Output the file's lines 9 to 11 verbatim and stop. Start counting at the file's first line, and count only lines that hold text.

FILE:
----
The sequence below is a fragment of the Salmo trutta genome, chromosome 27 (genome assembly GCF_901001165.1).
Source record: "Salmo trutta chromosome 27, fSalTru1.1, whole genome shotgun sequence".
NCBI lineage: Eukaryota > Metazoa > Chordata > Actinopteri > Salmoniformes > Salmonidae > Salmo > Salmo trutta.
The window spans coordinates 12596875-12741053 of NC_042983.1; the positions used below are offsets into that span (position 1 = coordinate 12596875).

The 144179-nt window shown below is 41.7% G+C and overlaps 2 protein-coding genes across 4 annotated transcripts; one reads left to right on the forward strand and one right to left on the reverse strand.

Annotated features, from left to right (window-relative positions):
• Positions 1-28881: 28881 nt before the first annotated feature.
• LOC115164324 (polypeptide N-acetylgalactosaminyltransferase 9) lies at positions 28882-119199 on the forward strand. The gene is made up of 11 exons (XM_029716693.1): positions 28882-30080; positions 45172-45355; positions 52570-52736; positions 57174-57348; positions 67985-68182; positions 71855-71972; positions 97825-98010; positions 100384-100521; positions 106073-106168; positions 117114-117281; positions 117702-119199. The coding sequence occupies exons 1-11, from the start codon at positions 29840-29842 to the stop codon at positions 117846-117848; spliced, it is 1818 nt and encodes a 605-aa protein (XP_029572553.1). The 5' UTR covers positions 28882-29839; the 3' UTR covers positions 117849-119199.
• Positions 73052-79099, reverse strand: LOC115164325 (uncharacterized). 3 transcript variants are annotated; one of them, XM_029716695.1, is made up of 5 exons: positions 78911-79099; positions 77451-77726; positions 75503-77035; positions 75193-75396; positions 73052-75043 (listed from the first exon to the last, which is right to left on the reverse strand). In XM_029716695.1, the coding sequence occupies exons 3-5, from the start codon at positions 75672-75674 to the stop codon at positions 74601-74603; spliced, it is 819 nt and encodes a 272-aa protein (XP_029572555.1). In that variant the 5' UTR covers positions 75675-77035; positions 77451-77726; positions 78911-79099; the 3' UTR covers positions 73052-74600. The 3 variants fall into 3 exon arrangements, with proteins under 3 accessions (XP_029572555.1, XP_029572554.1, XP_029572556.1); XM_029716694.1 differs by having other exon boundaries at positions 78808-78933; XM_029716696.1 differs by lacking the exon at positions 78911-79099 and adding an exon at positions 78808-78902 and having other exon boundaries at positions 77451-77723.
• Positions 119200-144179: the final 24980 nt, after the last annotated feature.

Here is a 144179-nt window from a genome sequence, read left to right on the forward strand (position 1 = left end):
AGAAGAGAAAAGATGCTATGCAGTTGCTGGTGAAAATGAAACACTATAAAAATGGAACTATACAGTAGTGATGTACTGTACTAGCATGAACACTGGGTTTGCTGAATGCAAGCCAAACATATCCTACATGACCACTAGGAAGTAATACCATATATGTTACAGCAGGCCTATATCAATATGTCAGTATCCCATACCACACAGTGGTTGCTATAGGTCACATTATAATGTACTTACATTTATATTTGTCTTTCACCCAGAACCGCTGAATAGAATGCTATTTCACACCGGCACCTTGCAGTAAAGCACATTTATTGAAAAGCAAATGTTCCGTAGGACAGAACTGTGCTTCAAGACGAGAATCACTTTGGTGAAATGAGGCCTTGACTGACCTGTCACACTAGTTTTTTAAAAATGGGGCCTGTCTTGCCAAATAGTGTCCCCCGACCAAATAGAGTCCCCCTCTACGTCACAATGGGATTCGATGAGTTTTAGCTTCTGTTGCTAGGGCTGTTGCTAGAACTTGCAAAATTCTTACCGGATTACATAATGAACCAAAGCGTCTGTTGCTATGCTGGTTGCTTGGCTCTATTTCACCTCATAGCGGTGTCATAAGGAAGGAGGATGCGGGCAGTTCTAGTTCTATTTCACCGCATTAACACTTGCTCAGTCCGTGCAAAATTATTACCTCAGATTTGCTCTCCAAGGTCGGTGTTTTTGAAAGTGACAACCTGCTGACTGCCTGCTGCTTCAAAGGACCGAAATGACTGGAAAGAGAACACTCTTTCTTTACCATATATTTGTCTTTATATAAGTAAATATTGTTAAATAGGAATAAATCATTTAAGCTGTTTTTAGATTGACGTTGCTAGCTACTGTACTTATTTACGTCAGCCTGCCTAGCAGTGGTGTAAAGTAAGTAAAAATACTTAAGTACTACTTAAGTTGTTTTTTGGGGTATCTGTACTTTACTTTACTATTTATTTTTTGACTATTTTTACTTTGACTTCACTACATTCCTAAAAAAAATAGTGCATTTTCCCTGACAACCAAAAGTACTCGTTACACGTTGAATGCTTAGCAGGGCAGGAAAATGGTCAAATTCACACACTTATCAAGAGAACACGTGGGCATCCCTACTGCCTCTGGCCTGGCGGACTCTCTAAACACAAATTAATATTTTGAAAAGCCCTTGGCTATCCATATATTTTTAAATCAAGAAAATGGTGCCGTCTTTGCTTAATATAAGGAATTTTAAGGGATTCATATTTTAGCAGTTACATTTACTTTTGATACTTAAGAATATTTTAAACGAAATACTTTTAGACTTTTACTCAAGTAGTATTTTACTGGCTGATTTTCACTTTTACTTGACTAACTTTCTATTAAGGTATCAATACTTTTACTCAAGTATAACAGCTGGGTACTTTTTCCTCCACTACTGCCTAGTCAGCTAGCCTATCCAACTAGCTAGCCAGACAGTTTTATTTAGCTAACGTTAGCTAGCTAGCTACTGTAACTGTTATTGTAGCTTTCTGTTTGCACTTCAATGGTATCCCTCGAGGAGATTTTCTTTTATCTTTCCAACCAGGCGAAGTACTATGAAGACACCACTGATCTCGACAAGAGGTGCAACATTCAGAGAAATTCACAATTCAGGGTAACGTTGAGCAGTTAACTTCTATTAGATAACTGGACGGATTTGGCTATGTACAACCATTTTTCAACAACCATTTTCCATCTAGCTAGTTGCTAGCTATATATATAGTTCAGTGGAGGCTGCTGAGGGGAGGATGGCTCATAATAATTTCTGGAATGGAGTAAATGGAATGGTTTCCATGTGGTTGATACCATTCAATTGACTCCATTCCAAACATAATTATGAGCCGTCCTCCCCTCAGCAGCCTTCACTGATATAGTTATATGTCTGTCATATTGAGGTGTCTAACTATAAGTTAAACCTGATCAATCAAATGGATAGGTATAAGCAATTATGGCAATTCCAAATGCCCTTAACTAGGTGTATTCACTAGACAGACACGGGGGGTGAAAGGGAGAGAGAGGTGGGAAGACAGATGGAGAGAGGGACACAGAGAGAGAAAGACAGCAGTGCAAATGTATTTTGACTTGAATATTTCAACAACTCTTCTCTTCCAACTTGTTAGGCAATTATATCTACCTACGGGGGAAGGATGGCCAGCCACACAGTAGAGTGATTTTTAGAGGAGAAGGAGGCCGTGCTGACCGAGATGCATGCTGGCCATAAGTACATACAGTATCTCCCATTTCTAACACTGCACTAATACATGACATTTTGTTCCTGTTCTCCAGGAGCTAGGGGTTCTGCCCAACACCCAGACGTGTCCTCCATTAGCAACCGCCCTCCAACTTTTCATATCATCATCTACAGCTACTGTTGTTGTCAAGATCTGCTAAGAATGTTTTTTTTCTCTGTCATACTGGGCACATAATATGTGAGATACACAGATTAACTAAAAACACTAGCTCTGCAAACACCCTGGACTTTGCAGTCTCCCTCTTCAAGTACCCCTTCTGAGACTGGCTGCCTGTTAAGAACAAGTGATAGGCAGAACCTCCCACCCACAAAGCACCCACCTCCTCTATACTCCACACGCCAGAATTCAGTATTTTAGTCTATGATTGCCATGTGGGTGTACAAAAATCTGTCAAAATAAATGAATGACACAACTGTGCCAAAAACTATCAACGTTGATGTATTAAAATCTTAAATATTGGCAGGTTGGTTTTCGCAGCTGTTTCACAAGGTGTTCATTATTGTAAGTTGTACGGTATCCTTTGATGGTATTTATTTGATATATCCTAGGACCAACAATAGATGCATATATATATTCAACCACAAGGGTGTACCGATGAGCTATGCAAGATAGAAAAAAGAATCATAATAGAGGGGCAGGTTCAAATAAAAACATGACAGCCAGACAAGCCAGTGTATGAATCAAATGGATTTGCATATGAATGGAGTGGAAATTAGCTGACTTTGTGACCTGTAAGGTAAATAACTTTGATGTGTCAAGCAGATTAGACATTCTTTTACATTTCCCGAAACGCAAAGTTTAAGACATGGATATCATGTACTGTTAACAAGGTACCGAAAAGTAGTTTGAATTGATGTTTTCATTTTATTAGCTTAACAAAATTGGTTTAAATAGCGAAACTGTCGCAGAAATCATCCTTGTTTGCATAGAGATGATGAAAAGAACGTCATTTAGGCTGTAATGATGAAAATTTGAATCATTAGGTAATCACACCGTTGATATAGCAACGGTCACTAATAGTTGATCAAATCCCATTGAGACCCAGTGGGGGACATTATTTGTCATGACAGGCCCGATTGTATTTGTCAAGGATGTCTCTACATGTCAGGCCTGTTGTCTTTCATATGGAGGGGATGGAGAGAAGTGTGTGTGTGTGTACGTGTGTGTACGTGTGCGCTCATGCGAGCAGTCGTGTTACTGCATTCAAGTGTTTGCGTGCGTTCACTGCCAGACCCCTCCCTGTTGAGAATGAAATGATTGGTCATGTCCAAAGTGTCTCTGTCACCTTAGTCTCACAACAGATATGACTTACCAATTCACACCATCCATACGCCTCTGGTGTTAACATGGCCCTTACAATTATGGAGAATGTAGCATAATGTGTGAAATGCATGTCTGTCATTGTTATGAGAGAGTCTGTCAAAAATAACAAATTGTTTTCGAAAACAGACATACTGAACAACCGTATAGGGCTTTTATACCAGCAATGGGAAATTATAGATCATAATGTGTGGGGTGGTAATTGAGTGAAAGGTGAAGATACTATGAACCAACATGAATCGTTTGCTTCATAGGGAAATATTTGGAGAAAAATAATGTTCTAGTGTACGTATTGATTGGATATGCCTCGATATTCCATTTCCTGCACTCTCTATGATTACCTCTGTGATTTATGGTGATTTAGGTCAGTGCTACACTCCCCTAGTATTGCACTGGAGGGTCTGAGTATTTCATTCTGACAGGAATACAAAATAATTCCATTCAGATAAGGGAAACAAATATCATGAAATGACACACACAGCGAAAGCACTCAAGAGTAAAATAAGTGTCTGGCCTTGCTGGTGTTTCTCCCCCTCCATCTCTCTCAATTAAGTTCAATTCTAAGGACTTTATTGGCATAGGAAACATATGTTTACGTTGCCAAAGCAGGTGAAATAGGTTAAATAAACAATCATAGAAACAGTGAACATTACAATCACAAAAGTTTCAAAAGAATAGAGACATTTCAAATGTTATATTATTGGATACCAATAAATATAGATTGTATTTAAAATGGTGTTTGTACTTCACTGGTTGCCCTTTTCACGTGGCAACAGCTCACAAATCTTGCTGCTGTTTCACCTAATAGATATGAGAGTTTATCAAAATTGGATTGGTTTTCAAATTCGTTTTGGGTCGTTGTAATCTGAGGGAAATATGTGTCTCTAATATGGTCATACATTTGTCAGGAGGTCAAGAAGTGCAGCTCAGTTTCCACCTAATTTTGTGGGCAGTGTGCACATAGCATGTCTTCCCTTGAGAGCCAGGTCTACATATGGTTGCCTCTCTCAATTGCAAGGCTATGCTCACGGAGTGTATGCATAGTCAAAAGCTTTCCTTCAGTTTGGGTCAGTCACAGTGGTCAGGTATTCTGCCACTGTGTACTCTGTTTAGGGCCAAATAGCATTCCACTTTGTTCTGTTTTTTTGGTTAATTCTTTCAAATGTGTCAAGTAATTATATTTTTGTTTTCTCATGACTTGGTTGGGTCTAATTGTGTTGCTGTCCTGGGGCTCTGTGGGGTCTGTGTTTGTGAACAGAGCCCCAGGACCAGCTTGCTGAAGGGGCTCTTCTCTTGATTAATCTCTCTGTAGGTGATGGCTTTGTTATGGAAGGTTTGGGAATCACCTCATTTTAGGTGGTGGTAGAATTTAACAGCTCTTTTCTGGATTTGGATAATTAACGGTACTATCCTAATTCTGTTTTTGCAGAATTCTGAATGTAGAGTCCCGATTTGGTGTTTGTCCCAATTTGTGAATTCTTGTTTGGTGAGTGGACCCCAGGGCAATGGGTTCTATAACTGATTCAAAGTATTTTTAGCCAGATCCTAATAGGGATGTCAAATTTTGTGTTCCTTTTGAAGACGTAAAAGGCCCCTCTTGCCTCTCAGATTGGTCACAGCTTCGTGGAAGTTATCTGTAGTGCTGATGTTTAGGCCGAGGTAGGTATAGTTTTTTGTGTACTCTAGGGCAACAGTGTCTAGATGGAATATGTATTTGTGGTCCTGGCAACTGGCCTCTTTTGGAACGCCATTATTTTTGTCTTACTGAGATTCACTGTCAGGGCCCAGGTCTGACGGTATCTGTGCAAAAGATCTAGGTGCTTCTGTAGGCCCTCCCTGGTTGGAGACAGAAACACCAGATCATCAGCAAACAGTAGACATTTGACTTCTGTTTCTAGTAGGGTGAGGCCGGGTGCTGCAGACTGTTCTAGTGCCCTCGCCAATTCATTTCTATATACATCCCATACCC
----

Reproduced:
• Positions 73052-79099, reverse strand: LOC115164325 (uncharacterized). 3 transcript variants are annotated; one of them, XM_029716695.1, is made up of 5 exons: positions 78911-79099; positions 77451-77726; positions 75503-77035; positions 75193-75396; positions 73052-75043 (listed from the first exon to the last, which is right to left on the reverse strand). In XM_029716695.1, the coding sequence occupies exons 3-5, from the start codon at positions 75672-75674 to the stop codon at positions 74601-74603; spliced, it is 819 nt and encodes a 272-aa protein (XP_029572555.1). In that variant the 5' UTR covers positions 75675-77035; positions 77451-77726; positions 78911-79099; the 3' UTR covers positions 73052-74600. The 3 variants fall into 3 exon arrangements, with proteins under 3 accessions (XP_029572555.1, XP_029572554.1, XP_029572556.1); XM_029716694.1 differs by having other exon boundaries at positions 78808-78933; XM_029716696.1 differs by lacking the exon at positions 78911-79099 and adding an exon at positions 78808-78902 and having other exon boundaries at positions 77451-77723.
• Positions 119200-144179: the final 24980 nt, after the last annotated feature.

Here is a 144179-nt window from a genome sequence, read left to right on the forward strand (position 1 = left end):